Another important consideration might be your piloting skills. Is this your first plane to fly or do you have previous experience flying RC planes?
 

DamoRC

Well-known member
Mentor
#10
But i hope to get into flying planes a little more
Okay - so this is going to make it a little harder as you try to learn to fly a plane while designing and building one. You are probably also facing a deadline given that school will be out soon? For the project is it a must have that you fly the plane yourself or can you find a friend with plane skills to fly your design for you?
 

Dreamy_Bongo

...Because I was inverted
#11
I think "own" design can be interpreted as getting inspiration from another plane. For instance, seeing a known working design and guestimating it's measurements and assembly should suffice.
 
#12
Ya its kinda tricky because i don't have any freinds that fly rc planes. So my dad is kind of helping me because he has his pilots license so he is helping me kind of with the design a bit
 
#13
Simple, simple, simple. Keep it long, light, and ugly and it'll surely fly great. Do you have any size restrictions? Will it be tested inside or outside? If you have the room, bigger is always better. Your wing loading will be light and gives you plenty of room to move electronics around for balance. Go with something with a simple dihedral. I know it's not very popular, but I've had great luck with v-tails especially on motor-gliders. I believe you're TX shouldn't have any problems with that.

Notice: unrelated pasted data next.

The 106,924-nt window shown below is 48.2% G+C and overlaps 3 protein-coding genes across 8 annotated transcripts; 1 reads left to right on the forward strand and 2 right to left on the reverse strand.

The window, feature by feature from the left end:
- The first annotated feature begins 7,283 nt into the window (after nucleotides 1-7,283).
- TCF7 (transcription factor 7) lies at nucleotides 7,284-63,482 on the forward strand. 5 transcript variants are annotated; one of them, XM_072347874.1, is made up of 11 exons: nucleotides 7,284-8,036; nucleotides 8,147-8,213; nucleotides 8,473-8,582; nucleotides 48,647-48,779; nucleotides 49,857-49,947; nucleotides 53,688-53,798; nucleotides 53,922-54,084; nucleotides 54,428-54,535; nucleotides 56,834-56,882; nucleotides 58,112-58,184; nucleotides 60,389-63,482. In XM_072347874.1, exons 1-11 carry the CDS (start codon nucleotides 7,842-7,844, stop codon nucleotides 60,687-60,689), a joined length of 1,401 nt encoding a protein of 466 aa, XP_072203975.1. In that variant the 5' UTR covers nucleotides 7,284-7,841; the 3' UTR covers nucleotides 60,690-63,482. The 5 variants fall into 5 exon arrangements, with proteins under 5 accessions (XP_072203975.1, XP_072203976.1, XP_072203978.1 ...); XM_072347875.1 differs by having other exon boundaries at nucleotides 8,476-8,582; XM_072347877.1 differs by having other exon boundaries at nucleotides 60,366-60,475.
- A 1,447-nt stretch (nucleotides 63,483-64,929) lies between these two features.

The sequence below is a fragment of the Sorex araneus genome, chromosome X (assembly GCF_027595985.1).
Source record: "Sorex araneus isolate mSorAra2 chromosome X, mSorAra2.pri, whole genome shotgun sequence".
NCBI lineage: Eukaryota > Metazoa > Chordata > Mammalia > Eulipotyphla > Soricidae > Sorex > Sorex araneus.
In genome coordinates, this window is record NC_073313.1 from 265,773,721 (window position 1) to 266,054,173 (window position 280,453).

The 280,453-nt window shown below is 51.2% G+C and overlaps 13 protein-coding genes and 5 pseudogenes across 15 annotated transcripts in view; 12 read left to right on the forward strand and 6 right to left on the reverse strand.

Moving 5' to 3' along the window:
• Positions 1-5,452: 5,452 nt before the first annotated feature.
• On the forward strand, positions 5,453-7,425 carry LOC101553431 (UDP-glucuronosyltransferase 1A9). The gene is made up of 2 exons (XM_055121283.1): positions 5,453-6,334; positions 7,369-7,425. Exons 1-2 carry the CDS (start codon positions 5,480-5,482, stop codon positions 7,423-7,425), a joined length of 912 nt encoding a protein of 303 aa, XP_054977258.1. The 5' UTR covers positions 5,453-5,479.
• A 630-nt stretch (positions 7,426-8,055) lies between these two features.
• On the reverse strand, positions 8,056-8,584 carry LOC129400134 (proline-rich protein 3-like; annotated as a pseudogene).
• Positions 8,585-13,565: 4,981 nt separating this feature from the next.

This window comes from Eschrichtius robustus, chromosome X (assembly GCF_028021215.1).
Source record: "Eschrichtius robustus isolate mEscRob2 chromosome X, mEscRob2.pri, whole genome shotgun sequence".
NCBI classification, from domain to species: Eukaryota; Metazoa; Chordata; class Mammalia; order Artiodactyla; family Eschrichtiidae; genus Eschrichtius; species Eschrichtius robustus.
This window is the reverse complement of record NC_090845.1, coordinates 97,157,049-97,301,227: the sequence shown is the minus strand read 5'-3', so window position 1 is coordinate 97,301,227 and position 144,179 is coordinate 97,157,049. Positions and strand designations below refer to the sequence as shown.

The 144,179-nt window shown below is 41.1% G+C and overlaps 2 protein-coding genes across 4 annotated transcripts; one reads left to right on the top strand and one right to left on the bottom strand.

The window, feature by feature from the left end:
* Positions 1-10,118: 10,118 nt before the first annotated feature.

clolsonus

Active member
#14
I am just skimming this topic, so sorry if I missed something, but I think in order to get helpful feedback here, you would need to post pictures of your design attempts. There are some basic rules of thumb for RC airplane design in terms of sizing the wing and tail surfaces, length of fuselage, relative placement of wing, recommended power, CG location, etc. If you aren't starting with the basic aircraft feature and dimensions in roughly the right ball park, it can be very challenging to get your design to fly. (Don't expect to be able to whip out crazy designs like the flite test guys until you have a lot of more basic successful designs under your belt.) You can't ignore physics and aerodynamics and hope you'll somehow get lucky.